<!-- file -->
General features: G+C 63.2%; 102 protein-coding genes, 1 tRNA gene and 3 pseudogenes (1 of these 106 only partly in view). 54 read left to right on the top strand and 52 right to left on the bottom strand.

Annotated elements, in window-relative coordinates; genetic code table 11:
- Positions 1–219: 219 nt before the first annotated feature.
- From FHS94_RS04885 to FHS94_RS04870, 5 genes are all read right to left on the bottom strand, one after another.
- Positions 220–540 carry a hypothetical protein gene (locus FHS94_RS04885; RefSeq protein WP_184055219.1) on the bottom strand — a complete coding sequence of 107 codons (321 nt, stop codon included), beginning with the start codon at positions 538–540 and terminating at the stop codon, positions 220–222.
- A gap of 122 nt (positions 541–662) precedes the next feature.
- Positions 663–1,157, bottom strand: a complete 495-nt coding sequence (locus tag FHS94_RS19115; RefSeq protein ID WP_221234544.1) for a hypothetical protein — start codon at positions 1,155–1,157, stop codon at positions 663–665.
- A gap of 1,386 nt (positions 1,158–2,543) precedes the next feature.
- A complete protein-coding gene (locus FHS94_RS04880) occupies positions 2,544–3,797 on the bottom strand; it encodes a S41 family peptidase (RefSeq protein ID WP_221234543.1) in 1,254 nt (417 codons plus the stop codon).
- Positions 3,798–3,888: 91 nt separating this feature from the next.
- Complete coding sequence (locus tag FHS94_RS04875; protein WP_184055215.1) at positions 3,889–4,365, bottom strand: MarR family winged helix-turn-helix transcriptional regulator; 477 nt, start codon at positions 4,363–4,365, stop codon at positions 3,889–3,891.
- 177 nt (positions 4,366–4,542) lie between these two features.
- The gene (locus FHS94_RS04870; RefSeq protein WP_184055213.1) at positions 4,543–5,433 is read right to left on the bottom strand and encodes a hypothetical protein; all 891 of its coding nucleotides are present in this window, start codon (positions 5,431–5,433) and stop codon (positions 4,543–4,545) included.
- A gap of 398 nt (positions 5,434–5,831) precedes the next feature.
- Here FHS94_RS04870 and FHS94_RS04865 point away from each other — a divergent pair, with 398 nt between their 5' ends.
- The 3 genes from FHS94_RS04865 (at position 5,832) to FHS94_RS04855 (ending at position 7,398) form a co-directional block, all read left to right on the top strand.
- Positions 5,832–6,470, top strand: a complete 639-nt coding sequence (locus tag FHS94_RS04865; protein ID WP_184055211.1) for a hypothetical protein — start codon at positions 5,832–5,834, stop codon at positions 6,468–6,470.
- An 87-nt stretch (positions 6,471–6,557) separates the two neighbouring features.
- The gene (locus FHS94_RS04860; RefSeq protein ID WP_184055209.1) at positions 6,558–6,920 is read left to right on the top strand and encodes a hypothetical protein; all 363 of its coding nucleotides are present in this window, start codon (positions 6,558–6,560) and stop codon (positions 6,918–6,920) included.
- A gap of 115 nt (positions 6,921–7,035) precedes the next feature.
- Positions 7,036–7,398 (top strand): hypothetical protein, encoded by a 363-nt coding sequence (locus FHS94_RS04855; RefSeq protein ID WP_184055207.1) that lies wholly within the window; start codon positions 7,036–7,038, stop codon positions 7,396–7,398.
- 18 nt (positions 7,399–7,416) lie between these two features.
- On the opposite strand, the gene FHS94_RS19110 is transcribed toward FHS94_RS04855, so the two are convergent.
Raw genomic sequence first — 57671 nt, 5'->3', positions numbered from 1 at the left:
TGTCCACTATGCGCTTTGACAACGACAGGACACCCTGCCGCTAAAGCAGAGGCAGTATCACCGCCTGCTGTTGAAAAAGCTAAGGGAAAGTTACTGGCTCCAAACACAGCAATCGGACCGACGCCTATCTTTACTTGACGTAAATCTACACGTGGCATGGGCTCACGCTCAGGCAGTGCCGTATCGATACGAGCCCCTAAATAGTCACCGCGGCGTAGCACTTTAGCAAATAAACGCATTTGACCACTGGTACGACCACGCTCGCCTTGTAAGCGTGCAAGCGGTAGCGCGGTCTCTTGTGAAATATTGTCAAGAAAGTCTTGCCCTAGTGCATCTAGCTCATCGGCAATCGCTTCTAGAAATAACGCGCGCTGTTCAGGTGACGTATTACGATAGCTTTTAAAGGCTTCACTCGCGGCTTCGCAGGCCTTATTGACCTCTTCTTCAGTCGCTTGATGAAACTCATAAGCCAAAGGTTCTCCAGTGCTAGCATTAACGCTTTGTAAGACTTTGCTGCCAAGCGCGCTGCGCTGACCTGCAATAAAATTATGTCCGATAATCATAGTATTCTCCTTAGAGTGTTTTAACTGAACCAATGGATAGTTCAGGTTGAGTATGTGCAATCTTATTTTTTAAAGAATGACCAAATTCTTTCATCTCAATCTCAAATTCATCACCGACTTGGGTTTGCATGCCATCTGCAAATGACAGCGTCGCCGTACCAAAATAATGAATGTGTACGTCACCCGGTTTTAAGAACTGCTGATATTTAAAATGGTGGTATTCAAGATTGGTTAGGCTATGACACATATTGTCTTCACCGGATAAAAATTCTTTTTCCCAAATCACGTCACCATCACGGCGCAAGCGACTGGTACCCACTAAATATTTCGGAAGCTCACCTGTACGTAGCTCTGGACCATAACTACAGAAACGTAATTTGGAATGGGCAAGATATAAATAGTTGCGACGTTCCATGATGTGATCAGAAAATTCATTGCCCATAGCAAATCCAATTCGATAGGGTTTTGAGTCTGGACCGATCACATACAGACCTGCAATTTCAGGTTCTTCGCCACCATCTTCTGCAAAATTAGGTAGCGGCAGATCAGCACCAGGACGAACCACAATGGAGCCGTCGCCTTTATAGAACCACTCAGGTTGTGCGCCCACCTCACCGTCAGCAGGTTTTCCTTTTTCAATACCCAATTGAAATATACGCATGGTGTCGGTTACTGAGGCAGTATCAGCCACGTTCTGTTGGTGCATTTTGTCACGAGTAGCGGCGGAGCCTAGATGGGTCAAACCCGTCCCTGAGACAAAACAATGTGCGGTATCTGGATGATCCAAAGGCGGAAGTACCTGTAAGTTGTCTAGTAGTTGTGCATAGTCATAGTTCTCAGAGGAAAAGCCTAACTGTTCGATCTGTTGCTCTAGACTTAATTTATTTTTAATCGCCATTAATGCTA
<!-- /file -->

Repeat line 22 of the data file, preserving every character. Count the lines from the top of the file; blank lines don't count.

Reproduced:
- 18 nt (positions 7,399–7,416) lie between these two features.